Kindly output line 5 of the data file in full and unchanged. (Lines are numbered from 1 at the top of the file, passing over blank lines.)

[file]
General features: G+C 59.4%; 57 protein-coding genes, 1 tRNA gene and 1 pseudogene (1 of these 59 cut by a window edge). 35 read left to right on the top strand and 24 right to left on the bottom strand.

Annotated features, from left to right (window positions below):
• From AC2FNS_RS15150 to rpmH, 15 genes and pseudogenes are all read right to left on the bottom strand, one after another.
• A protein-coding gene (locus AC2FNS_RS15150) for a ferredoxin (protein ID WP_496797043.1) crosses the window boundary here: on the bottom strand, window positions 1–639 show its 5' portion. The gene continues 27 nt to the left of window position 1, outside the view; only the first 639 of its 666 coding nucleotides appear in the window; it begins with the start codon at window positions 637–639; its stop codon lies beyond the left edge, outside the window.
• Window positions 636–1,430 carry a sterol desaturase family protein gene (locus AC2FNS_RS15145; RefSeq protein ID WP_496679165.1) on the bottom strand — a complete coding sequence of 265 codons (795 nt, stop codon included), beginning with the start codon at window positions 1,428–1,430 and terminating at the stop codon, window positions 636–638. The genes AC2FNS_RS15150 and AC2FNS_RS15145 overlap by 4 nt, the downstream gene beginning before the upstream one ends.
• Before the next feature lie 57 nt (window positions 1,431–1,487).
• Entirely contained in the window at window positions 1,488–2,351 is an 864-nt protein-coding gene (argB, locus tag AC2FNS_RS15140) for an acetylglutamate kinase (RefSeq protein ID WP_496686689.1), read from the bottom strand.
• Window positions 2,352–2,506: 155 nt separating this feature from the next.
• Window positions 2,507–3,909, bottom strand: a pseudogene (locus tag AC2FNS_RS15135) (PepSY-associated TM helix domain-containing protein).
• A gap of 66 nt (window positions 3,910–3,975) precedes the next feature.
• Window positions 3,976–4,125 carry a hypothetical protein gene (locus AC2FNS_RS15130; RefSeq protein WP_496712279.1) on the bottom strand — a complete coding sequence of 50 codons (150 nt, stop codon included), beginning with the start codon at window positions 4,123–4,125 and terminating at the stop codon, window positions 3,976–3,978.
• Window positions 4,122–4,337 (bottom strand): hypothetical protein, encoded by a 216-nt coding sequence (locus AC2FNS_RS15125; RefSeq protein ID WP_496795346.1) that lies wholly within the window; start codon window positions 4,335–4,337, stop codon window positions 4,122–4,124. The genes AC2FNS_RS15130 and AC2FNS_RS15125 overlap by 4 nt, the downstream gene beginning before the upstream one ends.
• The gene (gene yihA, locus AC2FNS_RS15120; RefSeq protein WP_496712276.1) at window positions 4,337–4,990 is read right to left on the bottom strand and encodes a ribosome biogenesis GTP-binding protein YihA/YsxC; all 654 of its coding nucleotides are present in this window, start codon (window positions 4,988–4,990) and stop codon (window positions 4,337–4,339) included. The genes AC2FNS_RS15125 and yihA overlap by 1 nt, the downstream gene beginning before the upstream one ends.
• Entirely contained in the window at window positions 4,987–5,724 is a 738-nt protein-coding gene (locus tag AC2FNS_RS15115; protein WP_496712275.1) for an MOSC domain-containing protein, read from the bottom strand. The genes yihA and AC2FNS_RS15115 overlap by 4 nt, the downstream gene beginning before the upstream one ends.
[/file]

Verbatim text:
• Window positions 636–1,430 carry a sterol desaturase family protein gene (locus AC2FNS_RS15145; RefSeq protein ID WP_496679165.1) on the bottom strand — a complete coding sequence of 265 codons (795 nt, stop codon included), beginning with the start codon at window positions 1,428–1,430 and terminating at the stop codon, window positions 636–638. The genes AC2FNS_RS15150 and AC2FNS_RS15145 overlap by 4 nt, the downstream gene beginning before the upstream one ends.